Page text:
Mr. Silver: Yesterday the Minister of Economic Development said that his focus remains on growing and diversifying the private sector economy. That is a good thing, Mr. Speaker, because our private sector needs some help right about now. Last week, Statistics Canada confirmed that we are in a made-in-Yukon recession. All around us in B.C. and the other two territories, the GDP is growing.
Under this government, Yukon has the worst-performing economy in Canada and our GDP has shrunk for two years in a row now. Now the latest employment figures show that the number of private sector jobs has dropped by 400 jobs from this time last year.
If the focus of this government is growing the private sector, why has the number of private sector jobs dropped in the last 12 months by 400 jobs?
Hon. Mr. Hassard: I think it is important to note that in a jurisdiction as small as the Yukon’s that when we have a single project go down or a project get stopped it changes the GDP numbers significantly. The member opposite spoke about the GDP in other jurisdictions. Those jurisdictions also have a small number of working people in them and so, fortunately for them, they have a different type of mineral sector and those sectors have actually done quite well in the past year, so their numbers look a lot better than ours, even though they don’t really have a lot more mining — or a lot more mines — on-line than the Yukon, but the numbers reflect differently.
Mr. Silver: The government’s efforts to grow the private sector have failed — full stop. We have heard a lot from this government about growing the private sector; however, the stats don’t back up the picture that the Yukon government is trying to paint. Private sector jobs are declining under this government and the number of private sector jobs has dropped by 400 since last March. The number of private sector jobs has dropped 2,000 — 2,000 — since July 2014. Even accounting for the seasonal nature of jobs in Yukon, it is still a very large number. The number of public sector employees, on the other hand, is going up — 500 more jobs in the public sector than just a year ago.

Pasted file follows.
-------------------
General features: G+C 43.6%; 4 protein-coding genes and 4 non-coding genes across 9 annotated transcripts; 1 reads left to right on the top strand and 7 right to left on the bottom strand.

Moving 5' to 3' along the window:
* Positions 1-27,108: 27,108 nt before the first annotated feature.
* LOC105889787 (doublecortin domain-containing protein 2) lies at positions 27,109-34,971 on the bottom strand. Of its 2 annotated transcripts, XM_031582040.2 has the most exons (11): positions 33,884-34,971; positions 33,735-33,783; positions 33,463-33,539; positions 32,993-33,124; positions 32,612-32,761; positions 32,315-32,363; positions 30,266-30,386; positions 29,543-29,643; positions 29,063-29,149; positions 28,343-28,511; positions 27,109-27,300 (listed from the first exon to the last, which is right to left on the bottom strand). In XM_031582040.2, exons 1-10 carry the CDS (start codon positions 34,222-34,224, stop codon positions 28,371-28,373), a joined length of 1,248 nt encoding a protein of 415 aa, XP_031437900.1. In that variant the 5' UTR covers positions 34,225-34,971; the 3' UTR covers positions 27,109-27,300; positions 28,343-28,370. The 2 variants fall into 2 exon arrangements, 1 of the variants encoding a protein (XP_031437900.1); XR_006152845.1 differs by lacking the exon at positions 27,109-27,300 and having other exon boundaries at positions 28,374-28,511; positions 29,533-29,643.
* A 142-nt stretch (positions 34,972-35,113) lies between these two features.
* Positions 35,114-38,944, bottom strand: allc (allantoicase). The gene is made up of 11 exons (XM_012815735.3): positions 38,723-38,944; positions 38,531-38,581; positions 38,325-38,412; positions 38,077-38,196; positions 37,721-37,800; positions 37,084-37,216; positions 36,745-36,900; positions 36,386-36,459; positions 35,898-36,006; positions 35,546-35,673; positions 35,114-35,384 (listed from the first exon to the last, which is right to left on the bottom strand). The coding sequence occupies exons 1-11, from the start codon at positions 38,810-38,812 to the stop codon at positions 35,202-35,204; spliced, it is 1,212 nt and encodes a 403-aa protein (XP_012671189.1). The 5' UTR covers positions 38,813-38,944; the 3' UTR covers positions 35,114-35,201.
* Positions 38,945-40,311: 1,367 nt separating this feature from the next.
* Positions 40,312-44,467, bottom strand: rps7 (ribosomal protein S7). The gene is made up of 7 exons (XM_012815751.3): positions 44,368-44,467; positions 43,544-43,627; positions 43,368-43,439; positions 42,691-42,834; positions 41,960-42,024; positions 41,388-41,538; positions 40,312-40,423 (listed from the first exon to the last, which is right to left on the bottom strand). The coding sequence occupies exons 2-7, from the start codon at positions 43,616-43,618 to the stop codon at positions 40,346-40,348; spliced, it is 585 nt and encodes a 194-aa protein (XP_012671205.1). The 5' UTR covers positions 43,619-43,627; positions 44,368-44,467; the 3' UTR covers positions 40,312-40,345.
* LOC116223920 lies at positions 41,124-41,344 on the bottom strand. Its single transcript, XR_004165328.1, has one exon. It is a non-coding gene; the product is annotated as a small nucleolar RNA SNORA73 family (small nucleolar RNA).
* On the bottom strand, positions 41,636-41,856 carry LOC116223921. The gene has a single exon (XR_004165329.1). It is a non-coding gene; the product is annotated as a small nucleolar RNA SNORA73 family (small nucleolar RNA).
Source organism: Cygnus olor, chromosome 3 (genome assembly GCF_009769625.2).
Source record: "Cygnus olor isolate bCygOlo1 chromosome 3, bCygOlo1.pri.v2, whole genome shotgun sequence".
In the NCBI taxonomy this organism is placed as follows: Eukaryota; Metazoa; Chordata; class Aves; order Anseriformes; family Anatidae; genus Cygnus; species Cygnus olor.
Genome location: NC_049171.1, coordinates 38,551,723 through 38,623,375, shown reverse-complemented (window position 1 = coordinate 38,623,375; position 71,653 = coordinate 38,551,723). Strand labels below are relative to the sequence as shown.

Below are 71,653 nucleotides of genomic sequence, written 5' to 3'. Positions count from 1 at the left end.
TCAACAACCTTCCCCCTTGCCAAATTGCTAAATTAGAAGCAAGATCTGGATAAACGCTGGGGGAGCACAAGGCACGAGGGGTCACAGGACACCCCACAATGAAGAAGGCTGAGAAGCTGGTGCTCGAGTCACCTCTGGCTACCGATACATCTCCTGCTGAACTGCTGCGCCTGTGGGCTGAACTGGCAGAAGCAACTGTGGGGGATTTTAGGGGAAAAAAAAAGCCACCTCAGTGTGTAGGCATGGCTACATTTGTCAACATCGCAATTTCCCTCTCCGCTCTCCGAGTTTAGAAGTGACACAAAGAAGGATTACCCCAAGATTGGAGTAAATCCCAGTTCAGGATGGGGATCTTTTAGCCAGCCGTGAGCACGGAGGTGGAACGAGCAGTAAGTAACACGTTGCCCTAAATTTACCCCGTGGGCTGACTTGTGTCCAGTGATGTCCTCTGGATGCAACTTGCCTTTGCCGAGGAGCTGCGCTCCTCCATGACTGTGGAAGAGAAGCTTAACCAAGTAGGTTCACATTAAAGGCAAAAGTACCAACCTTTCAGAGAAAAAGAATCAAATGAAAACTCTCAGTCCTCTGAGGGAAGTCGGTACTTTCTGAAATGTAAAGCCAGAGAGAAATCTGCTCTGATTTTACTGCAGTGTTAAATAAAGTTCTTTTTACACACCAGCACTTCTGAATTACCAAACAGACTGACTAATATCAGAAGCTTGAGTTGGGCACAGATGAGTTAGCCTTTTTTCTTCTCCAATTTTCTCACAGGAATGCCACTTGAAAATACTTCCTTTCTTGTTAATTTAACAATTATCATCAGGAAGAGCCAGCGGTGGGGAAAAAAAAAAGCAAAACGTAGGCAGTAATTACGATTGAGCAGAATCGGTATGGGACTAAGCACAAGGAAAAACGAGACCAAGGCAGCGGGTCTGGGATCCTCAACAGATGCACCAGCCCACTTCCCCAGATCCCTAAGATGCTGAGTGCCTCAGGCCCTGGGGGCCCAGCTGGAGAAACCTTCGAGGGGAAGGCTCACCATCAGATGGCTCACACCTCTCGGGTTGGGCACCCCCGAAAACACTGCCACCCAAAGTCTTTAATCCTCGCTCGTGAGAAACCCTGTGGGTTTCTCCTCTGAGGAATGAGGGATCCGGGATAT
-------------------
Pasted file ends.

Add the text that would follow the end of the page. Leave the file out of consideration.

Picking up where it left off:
Can the minister explain to us why this so-called private sector-friendly government is only growing jobs in the public sector?
Hon. Mr. Hassard: We do understand that when we have such a case as we have with Wolverine mine and we lose a couple of hundred jobs, that makes quite a difference to a jurisdiction as small as ours. I think it’s important to understand that our focus does remain on growing and diversifying our private sector economy and providing jobs and opportunities for Yukoners, we’re continuing to move forward with infrastructure, we’re continuing to move forward with improving our regulatory regime, and we’re continuing to educate and train Yukoners for Yukon jobs so that, when the economy does turn around, this Yukon will be in a very good place.
Mr. Silver: The Yukon Party continually presents itself as the party that is best suited to grow the private sector. The reality is something quite different as we can see from the numbers from Statistics Canada. The private sector is shrinking, our GDP is shrinking and we have the worst performing economy in Canada over the last 24 months. This is despite record transfers from Ottawa and record spending from this government. The only jobs being created are public sector jobs — 500 more than last year alone.
Is the minister prepared to admit that the only job growth we’ve seen in the last year is in the public sector?
Hon. Mr. Hassard: I think the member opposite doesn’t seem to realize what this government is trying to do, and I think that you only have to look at the budget that was tabled by the Premier just a few short weeks ago. It is the largest capital budget in history. Those jobs from those capital projects are going to the private sector. This government continues to work for Yukoners and will always work for Yukoners.
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